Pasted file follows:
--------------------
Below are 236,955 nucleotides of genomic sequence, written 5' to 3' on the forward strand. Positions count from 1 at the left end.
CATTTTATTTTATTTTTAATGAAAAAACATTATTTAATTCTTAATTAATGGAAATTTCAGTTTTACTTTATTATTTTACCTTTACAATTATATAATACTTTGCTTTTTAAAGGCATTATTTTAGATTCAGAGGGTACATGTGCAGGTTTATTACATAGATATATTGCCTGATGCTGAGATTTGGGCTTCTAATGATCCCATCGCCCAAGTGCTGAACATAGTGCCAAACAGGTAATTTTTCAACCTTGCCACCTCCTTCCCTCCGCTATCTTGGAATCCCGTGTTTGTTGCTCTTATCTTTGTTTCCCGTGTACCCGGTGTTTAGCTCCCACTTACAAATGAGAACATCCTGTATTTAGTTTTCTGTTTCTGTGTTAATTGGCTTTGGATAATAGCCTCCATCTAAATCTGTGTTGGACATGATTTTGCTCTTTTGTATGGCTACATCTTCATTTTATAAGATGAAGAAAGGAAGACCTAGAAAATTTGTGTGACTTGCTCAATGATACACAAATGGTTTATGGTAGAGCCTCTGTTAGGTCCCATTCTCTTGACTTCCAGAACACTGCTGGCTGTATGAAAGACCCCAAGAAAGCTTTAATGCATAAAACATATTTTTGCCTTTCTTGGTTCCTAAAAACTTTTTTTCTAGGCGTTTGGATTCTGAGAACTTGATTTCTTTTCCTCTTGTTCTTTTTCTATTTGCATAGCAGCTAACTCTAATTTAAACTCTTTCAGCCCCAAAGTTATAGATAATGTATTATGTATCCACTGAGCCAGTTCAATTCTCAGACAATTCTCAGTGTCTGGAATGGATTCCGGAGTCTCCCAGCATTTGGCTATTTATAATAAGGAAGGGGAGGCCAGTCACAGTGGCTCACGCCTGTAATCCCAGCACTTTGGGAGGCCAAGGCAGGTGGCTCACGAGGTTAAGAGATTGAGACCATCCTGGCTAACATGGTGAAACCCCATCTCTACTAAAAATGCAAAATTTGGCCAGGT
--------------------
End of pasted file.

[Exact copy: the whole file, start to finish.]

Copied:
Below are 236,955 nucleotides of genomic sequence, written 5' to 3' on the forward strand. Positions count from 1 at the left end.
CATTTTATTTTATTTTTAATGAAAAAACATTATTTAATTCTTAATTAATGGAAATTTCAGTTTTACTTTATTATTTTACCTTTACAATTATATAATACTTTGCTTTTTAAAGGCATTATTTTAGATTCAGAGGGTACATGTGCAGGTTTATTACATAGATATATTGCCTGATGCTGAGATTTGGGCTTCTAATGATCCCATCGCCCAAGTGCTGAACATAGTGCCAAACAGGTAATTTTTCAACCTTGCCACCTCCTTCCCTCCGCTATCTTGGAATCCCGTGTTTGTTGCTCTTATCTTTGTTTCCCGTGTACCCGGTGTTTAGCTCCCACTTACAAATGAGAACATCCTGTATTTAGTTTTCTGTTTCTGTGTTAATTGGCTTTGGATAATAGCCTCCATCTAAATCTGTGTTGGACATGATTTTGCTCTTTTGTATGGCTACATCTTCATTTTATAAGATGAAGAAAGGAAGACCTAGAAAATTTGTGTGACTTGCTCAATGATACACAAATGGTTTATGGTAGAGCCTCTGTTAGGTCCCATTCTCTTGACTTCCAGAACACTGCTGGCTGTATGAAAGACCCCAAGAAAGCTTTAATGCATAAAACATATTTTTGCCTTTCTTGGTTCCTAAAAACTTTTTTTCTAGGCGTTTGGATTCTGAGAACTTGATTTCTTTTCCTCTTGTTCTTTTTCTATTTGCATAGCAGCTAACTCTAATTTAAACTCTTTCAGCCCCAAAGTTATAGATAATGTATTATGTATCCACTGAGCCAGTTCAATTCTCAGACAATTCTCAGTGTCTGGAATGGATTCCGGAGTCTCCCAGCATTTGGCTATTTATAATAAGGAAGGGGAGGCCAGTCACAGTGGCTCACGCCTGTAATCCCAGCACTTTGGGAGGCCAAGGCAGGTGGCTCACGAGGTTAAGAGATTGAGACCATCCTGGCTAACATGGTGAAACCCCATCTCTACTAAAAATGCAAAATTTGGCCAGGT